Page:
can be difficult to know exactly what this looks and feels like for different people. Generally, the
consensus is that employees should get seven to nine hours of sleep per night.

Internationally acclaimed sleep scientist, Professor Drew Dawson, suggests that employees with less
than six hours of sleep will be at double the risk of an accident. Educate your employees on these
figures to ensure they are aware of safe levels of sleep for work. This can also allow them to bring up
any personal or work-related issues that are inhibiting their ability to sleep.

Train Managers to Identify Fatigue 

Managers should be monitoring the workplace for fatigue hazards to ensure that work conditions
are safe. As a manager, you should be able to identify some of the different emotional, physical, and
behavioral signs.

  • Emotional: difficulty concentrating, less productive, lacking motivation 
  • Physical: headaches, body aches and increased illness like colds and flu
  • Behavioral: social withdrawal, inability to meet work commitments

As part of this assessment, managers should also consult workers about the impact of their workload
and work schedule on their life and energy levels. To ensure these meet safety requirements, you
may also want to check working records and sign-out sheets and review any relevant workplace
incident data.

If you notice a hazard, it’s important to reach out to the employee and share with them your
understanding of mental fatigue. You could provide them with some resources to improve sleep or
refer them to the workplace employee assistance program.

Donesafe automates this process by looking for mental fatigue identifiers and triggering a proactive
employee assistance program.

For example, a group of workers who are employed for shift work in a factory are inherently prone
to fatigue risk – and are a hazard to themselves and others if not mentally fit for work. As a part of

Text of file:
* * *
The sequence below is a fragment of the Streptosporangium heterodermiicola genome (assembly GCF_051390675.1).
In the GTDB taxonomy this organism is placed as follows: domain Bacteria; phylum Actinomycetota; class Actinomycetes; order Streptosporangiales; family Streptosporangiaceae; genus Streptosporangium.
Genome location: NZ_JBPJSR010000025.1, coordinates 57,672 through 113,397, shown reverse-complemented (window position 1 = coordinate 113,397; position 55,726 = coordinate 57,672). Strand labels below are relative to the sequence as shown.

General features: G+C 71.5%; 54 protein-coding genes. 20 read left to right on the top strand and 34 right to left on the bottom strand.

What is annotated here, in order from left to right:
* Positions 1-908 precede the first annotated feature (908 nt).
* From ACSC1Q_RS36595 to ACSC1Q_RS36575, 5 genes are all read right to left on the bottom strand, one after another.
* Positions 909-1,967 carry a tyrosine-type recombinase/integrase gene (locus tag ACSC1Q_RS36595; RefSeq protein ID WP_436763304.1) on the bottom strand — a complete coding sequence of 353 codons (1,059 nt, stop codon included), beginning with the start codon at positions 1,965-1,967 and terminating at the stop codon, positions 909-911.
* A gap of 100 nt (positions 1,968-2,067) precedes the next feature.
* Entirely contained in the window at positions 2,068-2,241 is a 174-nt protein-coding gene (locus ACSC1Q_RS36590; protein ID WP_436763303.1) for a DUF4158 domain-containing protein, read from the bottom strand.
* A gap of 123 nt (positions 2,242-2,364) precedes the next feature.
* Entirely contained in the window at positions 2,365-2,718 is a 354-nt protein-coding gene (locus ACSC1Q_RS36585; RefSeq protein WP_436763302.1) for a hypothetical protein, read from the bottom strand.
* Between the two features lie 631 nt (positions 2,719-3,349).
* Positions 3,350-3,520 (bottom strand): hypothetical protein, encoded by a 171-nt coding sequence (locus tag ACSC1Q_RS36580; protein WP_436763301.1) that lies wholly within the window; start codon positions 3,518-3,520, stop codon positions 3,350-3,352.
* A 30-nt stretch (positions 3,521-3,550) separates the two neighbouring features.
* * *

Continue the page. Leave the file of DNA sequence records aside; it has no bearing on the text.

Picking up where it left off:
their induction, there is a trigger that recommends they enroll in the Uprise program and complete
the improving sleep module. This training works to proactively prevent the development of fatigue
and educate employees on skills that reduce mental health risk factors.

To manage this risk, when they are about to embark on the shift, each worker completes a quick
self-assessment (see image below) in Donesafe prior to a shift start. Unbeknownst to the worker,
Donesafe crunches the data and recommends a course of action (see image below) to the worker
based on their answers. The shift manager gets notified in real-time of at-risk workers, and Donesafe
may trigger a reminder to the employee about the improving sleep module as part of the Uprise
Employee Assistance Program. This personalizes training by recommending relevant skills to
individuals who are at risk for fatigue or other mental stressors.

Self-assessment in Donesafe
Donesafe crunches the data and recommends a course of action

Employers received aggregated de-identified information at the end of each quarter that outlines improvements in wellbeing, stress, and sleep quality.  

Encourage open communication

It is well known that there is a stigma in most workplaces surrounding mental health. Due to this
stigma, employees may not feel comfortable reporting if they feel unfit to work due to fatigue. It is
vital that managers open this conversation early by encouraging employees to monitor their own
levels of alertness and concentration while at work.

As a manager, make sure you check in regularly with your employees about how they are coping
with work. This can be particularly useful during intensive periods when you yourself may be feeling
exhausted. Try to share your own experiences in a way that encourages them to talk about it. You
can even recommend techniques that you use to recharge or improve sleep at home.


This article was provided by Uprise, a proactive Employee Assistance Program, and Donesafe
certified partner. Uprise and Donesafe offer an integrated platform to manage all your health,
safety, compliance, and well-being management for all employees. Our combined solution can be
accessed for all workers with one login, removing disconnected systems and enabling consolidated

If you want to book a demo and find out how Donesafe and Uprise can help your organization, click here.